Investigators noted the age standardized incidence rates decreased in all 5 socio-demographic index regions from 1990 to 2019, with the quickest decline in the low-middle socio-demographic index region (average annual percent change, −0.27; 95% CI, −0.41 to −0.14). Across regions, the most rapid increase of age standardized incidence rate was observed in high-income North America (average annual percent change, 0.21; 95% CI, 0.10 to 0.31) while the most rapid increase of incident cases was in Western Sub-Saharan Africa (average annual percent change, 2.59; 95% CI, 2.52 to 2.65).1

From 1990 to 2019, the global age standardized incidence rate significantly increased for rheumatoid arthritis (average annual percent change, 0.21; 95% CI, 0.18 to 0.25) while the age standardized incidence rate significantly decreased for atopic dermatitis (average annual percent change, −0.15; 95% CI, −0.16 to −0.14), asthma (average annual percent change, −0.41; 95% CI, −0.59 to −0.23), multiple sclerosis (average annual percent change, −0.26; 95% CI, −0.27 to −0.24), psoriasis (average annual percent change, −0.77; 95% CI, −0.78 to −0.76), and inflammatory bowel disease (average annual percent change, −0.32; 95% CI, −0.77 to −0.67).1

Global new cases increased the fastest for:

  • rheumatoid arthritis (average annual percent change, 2.22; 95% CI, 2.19 to 2.25)
  • multiple sclerosis (average annual percent change, 1.21; 95% CI, 1.20 to 1.23)
  • inflammatory bowel disease (average annual percent change, 1.11; 95% CI, 1.06 to 1.16)
  • atopic dermatitis (average annual percent change, 0.84; 95% CI, 0.82 to 0.86)
  • psoriasis (average annual percent change, 0.81; 95% CI, 0.80 to 0.82)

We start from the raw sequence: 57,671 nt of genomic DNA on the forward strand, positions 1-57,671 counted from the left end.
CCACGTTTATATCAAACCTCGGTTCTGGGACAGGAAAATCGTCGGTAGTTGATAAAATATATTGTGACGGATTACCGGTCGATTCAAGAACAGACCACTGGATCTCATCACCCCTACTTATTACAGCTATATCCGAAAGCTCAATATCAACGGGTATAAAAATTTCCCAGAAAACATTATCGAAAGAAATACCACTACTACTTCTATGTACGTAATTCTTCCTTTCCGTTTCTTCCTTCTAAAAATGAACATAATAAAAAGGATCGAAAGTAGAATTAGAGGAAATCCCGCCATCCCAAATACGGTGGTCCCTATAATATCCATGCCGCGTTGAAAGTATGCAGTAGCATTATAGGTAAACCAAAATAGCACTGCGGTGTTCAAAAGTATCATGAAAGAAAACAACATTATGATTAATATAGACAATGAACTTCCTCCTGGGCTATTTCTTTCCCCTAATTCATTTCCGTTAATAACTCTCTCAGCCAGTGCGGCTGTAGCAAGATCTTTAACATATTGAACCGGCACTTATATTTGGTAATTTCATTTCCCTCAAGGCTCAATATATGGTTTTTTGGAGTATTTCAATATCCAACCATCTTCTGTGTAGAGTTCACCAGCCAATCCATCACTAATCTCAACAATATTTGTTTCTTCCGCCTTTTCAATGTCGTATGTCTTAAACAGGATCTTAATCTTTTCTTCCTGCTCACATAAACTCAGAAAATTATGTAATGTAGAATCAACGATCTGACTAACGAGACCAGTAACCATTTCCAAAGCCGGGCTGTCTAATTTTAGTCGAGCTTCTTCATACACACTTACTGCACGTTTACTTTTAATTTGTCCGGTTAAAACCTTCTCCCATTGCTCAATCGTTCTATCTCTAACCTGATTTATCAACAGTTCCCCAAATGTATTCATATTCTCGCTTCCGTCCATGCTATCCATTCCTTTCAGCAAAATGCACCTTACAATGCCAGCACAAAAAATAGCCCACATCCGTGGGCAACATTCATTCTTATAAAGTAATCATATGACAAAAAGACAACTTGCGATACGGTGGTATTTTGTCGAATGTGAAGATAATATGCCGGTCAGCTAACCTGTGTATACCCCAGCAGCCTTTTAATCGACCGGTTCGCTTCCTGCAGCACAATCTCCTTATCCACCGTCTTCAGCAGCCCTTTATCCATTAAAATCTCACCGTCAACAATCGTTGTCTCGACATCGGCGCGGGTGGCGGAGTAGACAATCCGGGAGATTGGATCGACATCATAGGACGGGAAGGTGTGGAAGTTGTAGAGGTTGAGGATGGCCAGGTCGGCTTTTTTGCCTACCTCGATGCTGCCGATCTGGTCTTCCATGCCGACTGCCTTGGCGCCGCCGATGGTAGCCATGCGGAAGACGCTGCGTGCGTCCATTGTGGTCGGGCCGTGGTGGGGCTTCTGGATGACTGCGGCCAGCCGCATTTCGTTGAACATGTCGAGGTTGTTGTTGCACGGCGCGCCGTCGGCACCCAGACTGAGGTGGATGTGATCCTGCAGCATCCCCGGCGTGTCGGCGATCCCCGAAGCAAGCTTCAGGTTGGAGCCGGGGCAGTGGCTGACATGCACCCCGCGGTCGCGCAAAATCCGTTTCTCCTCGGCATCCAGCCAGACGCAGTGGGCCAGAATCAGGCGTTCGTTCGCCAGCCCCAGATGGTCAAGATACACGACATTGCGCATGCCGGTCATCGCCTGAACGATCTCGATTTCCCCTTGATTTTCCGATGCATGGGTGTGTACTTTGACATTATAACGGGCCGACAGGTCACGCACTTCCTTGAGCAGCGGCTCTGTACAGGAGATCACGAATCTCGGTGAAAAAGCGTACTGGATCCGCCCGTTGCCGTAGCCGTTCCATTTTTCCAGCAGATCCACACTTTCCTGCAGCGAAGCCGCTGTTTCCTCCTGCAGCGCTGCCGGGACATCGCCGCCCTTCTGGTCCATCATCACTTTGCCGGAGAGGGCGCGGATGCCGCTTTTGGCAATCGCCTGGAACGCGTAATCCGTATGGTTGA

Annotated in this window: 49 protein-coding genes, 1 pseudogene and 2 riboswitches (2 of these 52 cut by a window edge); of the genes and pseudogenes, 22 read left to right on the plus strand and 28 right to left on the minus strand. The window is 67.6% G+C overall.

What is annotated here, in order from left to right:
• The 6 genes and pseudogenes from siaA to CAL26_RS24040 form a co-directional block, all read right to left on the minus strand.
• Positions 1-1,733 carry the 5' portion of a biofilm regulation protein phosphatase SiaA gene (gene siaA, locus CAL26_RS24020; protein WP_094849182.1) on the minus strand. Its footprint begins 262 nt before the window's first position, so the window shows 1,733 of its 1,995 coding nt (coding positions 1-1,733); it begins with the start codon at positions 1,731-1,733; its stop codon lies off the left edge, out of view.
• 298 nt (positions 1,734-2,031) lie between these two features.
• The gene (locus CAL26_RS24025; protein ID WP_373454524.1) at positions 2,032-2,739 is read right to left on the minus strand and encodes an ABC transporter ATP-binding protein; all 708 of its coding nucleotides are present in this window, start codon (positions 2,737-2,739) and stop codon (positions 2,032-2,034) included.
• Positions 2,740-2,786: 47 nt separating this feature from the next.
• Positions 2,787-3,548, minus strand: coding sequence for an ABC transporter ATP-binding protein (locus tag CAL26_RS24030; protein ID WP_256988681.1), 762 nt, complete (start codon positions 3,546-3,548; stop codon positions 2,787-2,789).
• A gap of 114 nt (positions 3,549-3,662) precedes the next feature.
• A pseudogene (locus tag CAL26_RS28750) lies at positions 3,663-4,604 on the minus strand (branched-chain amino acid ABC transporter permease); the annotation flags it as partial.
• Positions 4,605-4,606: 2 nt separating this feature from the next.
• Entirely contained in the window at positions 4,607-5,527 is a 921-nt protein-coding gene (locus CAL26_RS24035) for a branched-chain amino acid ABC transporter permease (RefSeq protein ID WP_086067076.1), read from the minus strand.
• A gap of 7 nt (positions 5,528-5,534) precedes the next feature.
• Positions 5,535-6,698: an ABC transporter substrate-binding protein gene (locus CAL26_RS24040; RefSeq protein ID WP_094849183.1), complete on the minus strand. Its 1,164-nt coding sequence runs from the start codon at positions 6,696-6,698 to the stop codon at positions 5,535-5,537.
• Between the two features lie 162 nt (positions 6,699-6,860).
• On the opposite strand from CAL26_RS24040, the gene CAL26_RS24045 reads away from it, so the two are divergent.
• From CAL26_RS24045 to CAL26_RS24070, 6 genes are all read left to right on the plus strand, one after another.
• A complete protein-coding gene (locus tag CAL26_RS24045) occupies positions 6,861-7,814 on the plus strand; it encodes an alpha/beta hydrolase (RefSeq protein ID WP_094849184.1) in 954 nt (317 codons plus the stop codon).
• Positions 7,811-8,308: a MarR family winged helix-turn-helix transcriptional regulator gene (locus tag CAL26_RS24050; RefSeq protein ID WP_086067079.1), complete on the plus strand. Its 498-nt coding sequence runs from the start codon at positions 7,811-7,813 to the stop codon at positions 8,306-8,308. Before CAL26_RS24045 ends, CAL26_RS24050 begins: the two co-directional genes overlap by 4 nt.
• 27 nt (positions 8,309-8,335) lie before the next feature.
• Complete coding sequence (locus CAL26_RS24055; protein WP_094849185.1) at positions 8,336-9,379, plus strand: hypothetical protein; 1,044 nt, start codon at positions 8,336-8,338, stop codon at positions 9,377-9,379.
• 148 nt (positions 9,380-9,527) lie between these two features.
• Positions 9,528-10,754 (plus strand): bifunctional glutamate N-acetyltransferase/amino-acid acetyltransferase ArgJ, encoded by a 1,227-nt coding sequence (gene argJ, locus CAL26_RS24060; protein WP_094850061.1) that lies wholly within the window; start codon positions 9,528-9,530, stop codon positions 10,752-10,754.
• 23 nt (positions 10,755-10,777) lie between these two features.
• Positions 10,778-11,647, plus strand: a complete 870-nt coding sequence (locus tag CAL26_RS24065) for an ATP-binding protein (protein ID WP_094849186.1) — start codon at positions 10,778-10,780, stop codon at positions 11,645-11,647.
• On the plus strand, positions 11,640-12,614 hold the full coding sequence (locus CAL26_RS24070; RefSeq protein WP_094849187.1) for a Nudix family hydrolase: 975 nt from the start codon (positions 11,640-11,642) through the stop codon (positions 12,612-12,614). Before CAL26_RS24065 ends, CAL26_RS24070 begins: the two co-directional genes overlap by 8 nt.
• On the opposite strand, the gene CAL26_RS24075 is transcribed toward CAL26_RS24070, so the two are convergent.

• asthma (average annual percent change, 0.53; 95% CI, 0.37 to 0.70).

In 2019, the age standardized incidence rate of overall immune-mediated inflammatory diseases increased with the socio-demographic index across 21 regions and 204 countries and territories. Throughout all regions and countries, those with higher socio-demographic index experienced a more rapid increase in age standardized incidence rate of overall immune-mediated inflammatory diseases from 1990 to 2019.1

“The magnitude of incident cases of [immune-mediated inflammatory diseases] has increased significantly over the past few decades. As a result, there is an urgent need for an integrative management strategy to address the increasing [age standardized incidence rate] of rheumatoid arthritis and the upsurge in new cases of the other five [immune-mediated inflammatory diseases] studied,” investigators concluded.1

References:

  1. Wu D, Jin Y, Xing Y, et al. Global, regional, and national incidence of six major immune-mediated inflammatory diseases: findings from the global burden of disease study 2019. eClinicalMedicine. doi:https://doi.org/10.1016/j.eclinm.2023.102193
  2. Adapa D, Sai YRKM, Anand SY, et al. A Brief Review on Immune Mediated Diseases. Journal of Clinical & Cellular Immunology. doi:10.4172/2155-9899.S11-001
  3. National Multiple Sclerosis Society. What’s an Immune-Mediated Disease? Immune-Mediated Disease and MS. Accessed September 28, 2023. https://www.nationalmssociety.org/What-is-MS/Definition-of-MS/Immune-mediated-disease